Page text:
ChubbyHubby
-3rd May 2006, 13:52
Sorry to sound flippant and a little unpatriotic, but are not GB fencers sometimes the rabbits in the eyes of other competitors...?

If you can't see the rabbit in your poule....you are it! :)

Australian
-3rd May 2006, 14:42
So are you saying that particular AUS WF fencer shouldn't be representing AUS at WC's? Or are you saying it's okay because in that particular fencer's case she is a very driven, hard working and determined person who knows her results are disappointing, and in any case it's okay because AUS only requires L64s?


If any fencer achieves the qualifying standard set by their country, surely you'd expect them to grab it with both hands, irrespective of whether it is a rank/L64/L32/L16. I think it is unfair to compare qualification of one fencer over another with the systems being so different.

I get the impression that evelyn says that if you want to get a good result at the world championships (and justify selection, because thats what it comes down to - results/medals) then regular L32s should be the standard you should be setting yourself, and adjusting your training if you are not getting this.

If there is a problem with the bar being set too high, then that is an International Commitee problem perhaps?

ChubbyHubby
-3rd May 2006, 14:53
I think it is unfair to compare qualification of one fencer over another with the systems being so different.
I wasn't comparing the qualification of one fencer over another. Just trying to use that fencer as a reference point for evelyn to clarify her statements. ie. Does she mean if a fencer is not acheving L32s - the level at which evelyn considers "competitive" they are not good enough to represent their country at WC's.




If there is a problem with the bar being set too high, then that is an International Commitee problem perhaps?
Well, that's the point I am trying to put across. The bar should be set to encourage success not prevent faliure/bad results (and bad PR).

haggis
-3rd May 2006, 14:56
IAs you probably know, targets are important in the process of improving one's performance. Setting yourself realistic (realistic to the person personally, not relative to anyone else) targets is a way to improve. What's wrong with having an initial target of just getting on to a WC team?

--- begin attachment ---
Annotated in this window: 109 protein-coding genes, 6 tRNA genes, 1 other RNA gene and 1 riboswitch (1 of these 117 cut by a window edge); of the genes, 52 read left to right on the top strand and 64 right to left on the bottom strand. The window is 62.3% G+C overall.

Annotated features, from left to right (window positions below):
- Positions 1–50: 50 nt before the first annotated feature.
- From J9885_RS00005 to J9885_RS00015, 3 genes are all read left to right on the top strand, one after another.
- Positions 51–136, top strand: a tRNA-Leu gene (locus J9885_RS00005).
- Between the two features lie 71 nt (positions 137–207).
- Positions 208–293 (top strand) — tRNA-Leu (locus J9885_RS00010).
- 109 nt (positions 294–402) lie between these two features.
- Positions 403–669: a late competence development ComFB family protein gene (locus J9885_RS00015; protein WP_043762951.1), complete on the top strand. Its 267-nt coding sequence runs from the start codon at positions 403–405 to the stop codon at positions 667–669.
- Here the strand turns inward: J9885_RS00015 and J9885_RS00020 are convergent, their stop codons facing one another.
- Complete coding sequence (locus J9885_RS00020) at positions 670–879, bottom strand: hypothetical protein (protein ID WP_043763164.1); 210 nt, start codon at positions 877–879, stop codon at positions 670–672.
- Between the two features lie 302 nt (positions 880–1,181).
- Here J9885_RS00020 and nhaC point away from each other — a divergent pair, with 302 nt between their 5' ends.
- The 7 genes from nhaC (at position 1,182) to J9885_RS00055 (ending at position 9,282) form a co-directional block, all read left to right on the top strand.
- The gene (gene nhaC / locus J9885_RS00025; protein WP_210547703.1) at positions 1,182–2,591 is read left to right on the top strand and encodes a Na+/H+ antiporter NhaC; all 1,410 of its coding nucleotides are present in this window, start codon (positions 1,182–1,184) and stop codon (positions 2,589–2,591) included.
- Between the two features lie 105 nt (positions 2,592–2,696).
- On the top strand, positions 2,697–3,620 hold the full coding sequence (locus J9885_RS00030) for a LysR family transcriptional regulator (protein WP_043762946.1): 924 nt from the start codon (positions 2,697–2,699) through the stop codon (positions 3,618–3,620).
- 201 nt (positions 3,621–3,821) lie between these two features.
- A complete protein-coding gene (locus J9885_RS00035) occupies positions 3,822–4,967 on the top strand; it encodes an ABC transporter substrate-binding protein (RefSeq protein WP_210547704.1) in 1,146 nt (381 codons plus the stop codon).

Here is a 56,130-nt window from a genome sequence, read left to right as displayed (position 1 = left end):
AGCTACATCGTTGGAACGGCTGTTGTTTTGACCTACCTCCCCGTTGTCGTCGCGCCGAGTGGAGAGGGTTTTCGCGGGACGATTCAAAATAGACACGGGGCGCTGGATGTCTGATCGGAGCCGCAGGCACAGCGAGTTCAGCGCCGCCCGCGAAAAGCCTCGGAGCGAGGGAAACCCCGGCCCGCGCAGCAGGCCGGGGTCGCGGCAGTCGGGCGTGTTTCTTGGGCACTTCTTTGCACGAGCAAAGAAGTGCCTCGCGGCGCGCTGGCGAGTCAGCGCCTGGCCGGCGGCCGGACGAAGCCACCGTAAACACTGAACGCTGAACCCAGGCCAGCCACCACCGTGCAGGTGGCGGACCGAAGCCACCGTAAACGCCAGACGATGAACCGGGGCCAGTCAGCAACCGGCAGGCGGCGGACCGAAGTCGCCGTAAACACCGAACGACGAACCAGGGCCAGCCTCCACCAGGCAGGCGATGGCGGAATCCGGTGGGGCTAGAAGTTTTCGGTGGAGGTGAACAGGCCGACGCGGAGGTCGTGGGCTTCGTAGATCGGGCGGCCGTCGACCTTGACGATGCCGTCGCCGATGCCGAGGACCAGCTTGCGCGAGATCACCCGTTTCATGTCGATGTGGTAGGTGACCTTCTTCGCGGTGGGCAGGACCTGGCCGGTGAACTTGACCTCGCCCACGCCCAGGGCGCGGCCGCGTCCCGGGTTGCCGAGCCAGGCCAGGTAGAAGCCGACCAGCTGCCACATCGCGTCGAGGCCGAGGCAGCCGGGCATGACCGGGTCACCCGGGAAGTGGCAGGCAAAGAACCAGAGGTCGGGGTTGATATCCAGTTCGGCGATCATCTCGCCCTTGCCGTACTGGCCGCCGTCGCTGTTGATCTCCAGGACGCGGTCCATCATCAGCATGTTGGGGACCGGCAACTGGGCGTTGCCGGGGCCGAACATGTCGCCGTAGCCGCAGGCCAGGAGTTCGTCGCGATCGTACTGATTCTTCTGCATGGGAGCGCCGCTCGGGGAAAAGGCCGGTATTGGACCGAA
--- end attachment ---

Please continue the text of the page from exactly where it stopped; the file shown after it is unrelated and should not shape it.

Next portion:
Because in many ways it's the wrong kind of target and I would suggest that in the past too many British fencers have focussed on making the team (or, these days, complaining about how difficult that is) rather than examining their training, preparation and performance to work out why they can't achieve the qualifying standard that the International Committee have set. The standard is tough but realistically a fencer that can't get get close to it would only be making up the numbers at World Championships - a scenario that British Fencing's Performance Director seems very determined to get away from.

Regards

Haggis

evelyn
-4th May 2006, 01:09
In response to ChubbyHubby, sorry, but I really am not able to comment about particular individuals in a public forum especially where, as in this case, they are blood relations of mine - I hope you can understand where I am coming from.

In terms of the issue, I couldn't have put it better than Haggis.

We would all agree that it is important to have goals, but what I am saying is that a fencer's goals should be results driven. Gaining selection for a team is a consequence of achieving a particular set of results, and it is also an opportunity to achieve further results (at the relevant competition). But it is not a result in and of itself. The difference may be subtle but it is significant.

My view on this is borne out by personal experience - I spent almost 10 years competing internationally with a focus on qualifying for things (and struggled even to make a L64). When I refocussed my goals on achieving results, I found that my training became much more directed and effective, and I started winning World Cup medals.

Part of the problem of focussing on qualifying for teams is that it diverts your energy and focus from what you need to do to improve enough to be
competitive at the competitions you want to attend. If you can instead focus 95% of your attention on what you need to do to improve your fencing, the results (and the qualification) will follow automatically.